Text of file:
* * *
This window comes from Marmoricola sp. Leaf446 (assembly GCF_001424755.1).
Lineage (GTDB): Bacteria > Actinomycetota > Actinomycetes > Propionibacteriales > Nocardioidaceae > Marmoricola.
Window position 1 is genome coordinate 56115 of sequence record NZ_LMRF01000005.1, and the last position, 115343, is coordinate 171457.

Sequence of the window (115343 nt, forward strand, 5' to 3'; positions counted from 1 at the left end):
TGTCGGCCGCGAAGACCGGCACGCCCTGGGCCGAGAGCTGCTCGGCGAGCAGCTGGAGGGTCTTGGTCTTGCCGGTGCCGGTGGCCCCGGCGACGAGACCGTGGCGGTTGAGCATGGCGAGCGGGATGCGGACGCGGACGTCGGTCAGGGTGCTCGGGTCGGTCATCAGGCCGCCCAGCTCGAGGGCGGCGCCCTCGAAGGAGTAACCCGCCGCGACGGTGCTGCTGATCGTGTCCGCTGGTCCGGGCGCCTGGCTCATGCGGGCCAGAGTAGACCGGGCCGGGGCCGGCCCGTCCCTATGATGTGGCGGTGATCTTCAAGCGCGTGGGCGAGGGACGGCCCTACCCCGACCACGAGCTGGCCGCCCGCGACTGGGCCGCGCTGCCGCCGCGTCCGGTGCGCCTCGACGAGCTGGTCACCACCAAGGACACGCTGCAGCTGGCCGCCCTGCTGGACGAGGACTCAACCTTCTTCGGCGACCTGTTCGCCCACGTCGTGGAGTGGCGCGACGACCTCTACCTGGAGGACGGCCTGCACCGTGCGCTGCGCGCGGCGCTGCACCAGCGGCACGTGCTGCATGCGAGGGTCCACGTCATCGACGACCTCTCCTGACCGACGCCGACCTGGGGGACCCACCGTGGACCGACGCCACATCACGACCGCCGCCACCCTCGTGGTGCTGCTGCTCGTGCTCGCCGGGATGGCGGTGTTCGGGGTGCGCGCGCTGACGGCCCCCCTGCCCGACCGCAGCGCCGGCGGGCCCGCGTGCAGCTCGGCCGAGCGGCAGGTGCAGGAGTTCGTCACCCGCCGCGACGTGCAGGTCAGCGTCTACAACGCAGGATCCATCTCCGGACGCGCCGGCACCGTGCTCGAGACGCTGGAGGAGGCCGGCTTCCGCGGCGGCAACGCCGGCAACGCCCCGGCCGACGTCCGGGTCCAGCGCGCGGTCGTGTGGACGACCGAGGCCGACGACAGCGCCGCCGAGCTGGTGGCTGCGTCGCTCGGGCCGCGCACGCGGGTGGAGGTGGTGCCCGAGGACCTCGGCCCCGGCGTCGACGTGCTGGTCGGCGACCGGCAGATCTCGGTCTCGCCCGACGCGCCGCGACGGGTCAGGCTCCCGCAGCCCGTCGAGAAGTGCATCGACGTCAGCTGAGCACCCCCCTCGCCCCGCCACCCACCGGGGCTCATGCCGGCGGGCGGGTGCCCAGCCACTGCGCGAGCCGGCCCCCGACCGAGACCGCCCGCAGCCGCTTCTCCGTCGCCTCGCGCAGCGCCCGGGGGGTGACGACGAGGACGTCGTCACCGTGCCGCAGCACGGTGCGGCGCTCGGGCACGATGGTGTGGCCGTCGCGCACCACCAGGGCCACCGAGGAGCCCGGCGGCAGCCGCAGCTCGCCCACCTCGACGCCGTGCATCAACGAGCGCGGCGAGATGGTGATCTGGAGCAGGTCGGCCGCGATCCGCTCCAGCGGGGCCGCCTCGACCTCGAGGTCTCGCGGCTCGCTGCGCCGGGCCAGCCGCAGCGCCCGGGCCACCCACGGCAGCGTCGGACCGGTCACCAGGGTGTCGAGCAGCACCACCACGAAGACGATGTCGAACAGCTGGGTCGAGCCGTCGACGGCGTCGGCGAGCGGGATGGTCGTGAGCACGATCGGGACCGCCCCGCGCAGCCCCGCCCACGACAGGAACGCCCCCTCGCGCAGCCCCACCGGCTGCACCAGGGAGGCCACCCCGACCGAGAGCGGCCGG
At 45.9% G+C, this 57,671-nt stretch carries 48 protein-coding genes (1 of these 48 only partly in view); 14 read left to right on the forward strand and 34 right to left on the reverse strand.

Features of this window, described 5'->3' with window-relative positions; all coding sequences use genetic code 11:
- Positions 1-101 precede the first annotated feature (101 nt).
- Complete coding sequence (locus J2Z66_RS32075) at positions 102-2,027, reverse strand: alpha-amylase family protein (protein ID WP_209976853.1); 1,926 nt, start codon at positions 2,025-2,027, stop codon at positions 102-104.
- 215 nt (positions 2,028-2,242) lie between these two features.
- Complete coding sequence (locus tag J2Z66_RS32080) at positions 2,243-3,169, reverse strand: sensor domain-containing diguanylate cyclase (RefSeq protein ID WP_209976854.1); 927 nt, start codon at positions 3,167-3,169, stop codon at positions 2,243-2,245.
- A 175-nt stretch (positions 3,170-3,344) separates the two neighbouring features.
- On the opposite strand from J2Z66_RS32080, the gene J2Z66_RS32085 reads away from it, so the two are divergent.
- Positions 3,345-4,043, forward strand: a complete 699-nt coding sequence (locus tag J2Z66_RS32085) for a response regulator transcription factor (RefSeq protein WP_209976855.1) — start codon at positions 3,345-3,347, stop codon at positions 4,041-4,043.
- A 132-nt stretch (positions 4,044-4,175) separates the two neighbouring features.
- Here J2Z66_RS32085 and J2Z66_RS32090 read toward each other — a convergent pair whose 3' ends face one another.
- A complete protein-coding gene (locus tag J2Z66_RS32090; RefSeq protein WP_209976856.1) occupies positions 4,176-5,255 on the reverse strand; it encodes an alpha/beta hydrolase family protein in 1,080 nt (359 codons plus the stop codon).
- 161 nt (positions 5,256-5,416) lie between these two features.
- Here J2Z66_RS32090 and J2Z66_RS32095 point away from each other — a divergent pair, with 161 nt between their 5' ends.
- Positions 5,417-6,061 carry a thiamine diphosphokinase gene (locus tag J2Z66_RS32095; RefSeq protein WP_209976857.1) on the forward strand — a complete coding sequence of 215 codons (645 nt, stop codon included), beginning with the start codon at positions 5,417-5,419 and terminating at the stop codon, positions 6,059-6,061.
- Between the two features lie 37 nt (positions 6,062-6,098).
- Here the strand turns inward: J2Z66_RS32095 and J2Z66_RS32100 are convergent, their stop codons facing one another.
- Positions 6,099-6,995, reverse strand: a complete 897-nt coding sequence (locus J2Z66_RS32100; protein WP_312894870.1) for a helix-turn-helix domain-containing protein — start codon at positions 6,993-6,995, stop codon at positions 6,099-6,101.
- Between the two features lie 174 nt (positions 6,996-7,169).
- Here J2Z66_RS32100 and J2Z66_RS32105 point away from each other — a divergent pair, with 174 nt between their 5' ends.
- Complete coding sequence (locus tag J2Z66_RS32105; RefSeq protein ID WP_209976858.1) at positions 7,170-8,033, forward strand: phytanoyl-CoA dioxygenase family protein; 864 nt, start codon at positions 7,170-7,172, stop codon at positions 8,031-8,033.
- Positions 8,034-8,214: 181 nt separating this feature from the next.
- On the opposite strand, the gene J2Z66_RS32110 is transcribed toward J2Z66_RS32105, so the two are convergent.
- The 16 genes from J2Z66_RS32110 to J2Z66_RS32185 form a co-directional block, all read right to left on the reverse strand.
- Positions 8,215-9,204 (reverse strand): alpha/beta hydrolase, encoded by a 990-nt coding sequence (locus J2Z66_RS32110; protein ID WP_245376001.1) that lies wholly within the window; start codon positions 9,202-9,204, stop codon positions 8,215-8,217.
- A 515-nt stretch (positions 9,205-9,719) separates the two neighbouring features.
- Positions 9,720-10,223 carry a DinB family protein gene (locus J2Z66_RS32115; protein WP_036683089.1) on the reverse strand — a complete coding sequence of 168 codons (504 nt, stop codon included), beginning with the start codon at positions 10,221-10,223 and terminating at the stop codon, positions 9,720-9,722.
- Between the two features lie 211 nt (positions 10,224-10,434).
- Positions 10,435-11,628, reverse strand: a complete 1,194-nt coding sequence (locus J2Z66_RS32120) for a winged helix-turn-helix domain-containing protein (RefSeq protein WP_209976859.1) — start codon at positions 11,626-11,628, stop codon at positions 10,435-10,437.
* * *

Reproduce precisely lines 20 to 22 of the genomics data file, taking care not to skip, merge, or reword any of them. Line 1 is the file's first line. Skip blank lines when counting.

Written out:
- Positions 5,417-6,061 carry a thiamine diphosphokinase gene (locus tag J2Z66_RS32095; RefSeq protein WP_209976857.1) on the forward strand — a complete coding sequence of 215 codons (645 nt, stop codon included), beginning with the start codon at positions 5,417-5,419 and terminating at the stop codon, positions 6,059-6,061.
- Between the two features lie 37 nt (positions 6,062-6,098).
- Here the strand turns inward: J2Z66_RS32095 and J2Z66_RS32100 are convergent, their stop codons facing one another.